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Archives / 2006 / November
  • PowerShell: calling a function with parameters

    I just started with PowerShell to do some complex scripting. As a beginner in this new language I will probably run into all the quirks that the language has, but hey thats the fun with learning something new. The first quirk: calling a function with parameters.

    function f([string]$a, [string]$b)
    {
      Write-Host "a:", $a, " b:", $b
    }

    f("hello", "world") # Results in: a: hello world b:
    f "hello" "world"   # Results in a: hello b: world

    If you put something between parentheses, it is executed as an expression first.

    For more information on what you can do with functions, execute the following command in your PowerShell: Get-Help about_function

  • Running Wss2 and Wss3 side-by-side

    I didn't know that it was possible, but Microsoft posted a document describing how to do it. Didn't test it out yet, please share you're experiences if you do try it out. Would be great for on a development box where you are developing things for both platforms.

     

  • SharePoint 2007: using the masterpage from your site in custom _layouts pages

    I got a question from Jeff:

    I'm wondering if you have experimented with creating application pages that will both run in the sharepoint context and that can use the default.master of the web. When creating application pages in the _layouts folder these pages can use the application.master, but cannot use the default.master.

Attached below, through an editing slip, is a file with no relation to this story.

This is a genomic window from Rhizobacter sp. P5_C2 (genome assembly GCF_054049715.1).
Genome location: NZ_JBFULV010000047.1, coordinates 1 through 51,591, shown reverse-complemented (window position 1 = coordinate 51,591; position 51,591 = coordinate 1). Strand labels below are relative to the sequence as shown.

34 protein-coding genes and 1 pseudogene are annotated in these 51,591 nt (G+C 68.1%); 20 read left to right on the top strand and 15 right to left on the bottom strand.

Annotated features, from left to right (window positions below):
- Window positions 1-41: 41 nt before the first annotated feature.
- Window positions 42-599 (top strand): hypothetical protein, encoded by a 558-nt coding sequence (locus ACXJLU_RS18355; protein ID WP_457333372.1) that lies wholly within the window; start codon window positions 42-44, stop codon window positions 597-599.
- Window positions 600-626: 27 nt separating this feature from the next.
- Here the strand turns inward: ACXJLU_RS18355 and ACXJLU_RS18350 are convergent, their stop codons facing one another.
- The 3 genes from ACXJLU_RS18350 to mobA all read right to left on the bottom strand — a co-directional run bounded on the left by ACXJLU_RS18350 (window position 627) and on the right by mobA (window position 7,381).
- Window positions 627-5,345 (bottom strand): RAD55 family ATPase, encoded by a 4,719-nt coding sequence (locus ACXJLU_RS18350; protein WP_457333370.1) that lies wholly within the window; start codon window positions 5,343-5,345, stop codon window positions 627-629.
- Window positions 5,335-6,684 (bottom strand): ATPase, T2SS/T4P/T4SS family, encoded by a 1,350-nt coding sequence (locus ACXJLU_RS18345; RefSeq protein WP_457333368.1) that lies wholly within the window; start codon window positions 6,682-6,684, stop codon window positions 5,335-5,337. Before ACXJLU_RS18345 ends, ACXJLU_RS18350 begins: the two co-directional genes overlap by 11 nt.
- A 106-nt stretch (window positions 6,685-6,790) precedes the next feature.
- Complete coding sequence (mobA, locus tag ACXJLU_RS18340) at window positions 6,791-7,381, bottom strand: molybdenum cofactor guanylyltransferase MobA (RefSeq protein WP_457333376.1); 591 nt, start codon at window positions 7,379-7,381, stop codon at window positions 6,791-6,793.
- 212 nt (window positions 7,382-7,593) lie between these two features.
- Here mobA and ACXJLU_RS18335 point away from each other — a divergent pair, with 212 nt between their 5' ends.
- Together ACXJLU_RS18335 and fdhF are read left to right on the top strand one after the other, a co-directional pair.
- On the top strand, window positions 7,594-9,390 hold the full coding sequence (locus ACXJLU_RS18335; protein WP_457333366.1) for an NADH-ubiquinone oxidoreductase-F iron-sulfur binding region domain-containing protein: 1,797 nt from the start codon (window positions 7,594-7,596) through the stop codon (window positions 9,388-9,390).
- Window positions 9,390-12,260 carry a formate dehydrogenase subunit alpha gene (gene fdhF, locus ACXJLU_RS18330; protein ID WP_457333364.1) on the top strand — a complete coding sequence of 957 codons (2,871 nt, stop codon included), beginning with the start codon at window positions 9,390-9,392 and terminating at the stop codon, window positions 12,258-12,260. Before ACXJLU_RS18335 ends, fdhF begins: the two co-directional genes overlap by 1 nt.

I tried to do some theoretical thinking on this topic, but it could be that I'm way off. So here are my thoughts. Please let me know if you tried it out, if you were successful, and what the best solution to this interesting problem is.

    Hi Jeff,

    If I understand you correctly you want to create application pages running in _layouts that uses the same masterpage as the site in which context the page is running.

    First thing is that if you want to use a masterpage from the site context, you need to have the same content placeholders as are expected by the master page.

    Master pages can be loaded dynamically. This can be done by assigning a master page file to the MasterPageFile property in the Page object. This property may only be assigned in the Page PreInit event, this is the first event executed page execution lifecycle.

    SharePoint has a set of static and dynamic tokens for specifying the masterpage to use:

    ~masterurl, ~site, and ~sitecollection. I assume you already tried to use ~site, that would be the easiest solution.

    Assuming that ~site does not work, one problem is now: how can we access the master page file that is in the site context. I don't know if it works if you specify a path pointing to a file in the site, because we are running in a different virtual directory. Otherwise you could implements a VirtualPathProvider that allows you to access files in the SPWeb that is your current context.